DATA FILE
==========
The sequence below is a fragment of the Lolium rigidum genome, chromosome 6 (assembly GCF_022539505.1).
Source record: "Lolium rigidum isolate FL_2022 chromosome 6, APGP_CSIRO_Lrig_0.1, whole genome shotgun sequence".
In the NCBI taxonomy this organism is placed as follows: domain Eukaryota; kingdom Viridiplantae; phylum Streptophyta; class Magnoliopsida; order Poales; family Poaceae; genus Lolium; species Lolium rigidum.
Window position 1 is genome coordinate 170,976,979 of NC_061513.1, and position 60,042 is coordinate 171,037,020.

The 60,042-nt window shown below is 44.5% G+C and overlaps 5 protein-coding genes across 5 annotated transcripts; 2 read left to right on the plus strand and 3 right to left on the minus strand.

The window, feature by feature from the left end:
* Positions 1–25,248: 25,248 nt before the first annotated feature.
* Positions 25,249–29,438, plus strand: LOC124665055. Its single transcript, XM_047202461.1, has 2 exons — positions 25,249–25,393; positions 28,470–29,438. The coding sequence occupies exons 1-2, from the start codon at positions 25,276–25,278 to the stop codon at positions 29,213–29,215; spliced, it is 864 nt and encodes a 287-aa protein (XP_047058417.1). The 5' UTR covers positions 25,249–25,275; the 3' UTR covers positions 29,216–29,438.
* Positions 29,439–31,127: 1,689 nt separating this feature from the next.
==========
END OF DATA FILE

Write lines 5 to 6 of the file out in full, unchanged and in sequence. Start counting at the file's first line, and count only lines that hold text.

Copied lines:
The 60,042-nt window shown below is 44.5% G+C and overlaps 5 protein-coding genes across 5 annotated transcripts; 2 read left to right on the plus strand and 3 right to left on the minus strand.

The window, feature by feature from the left end: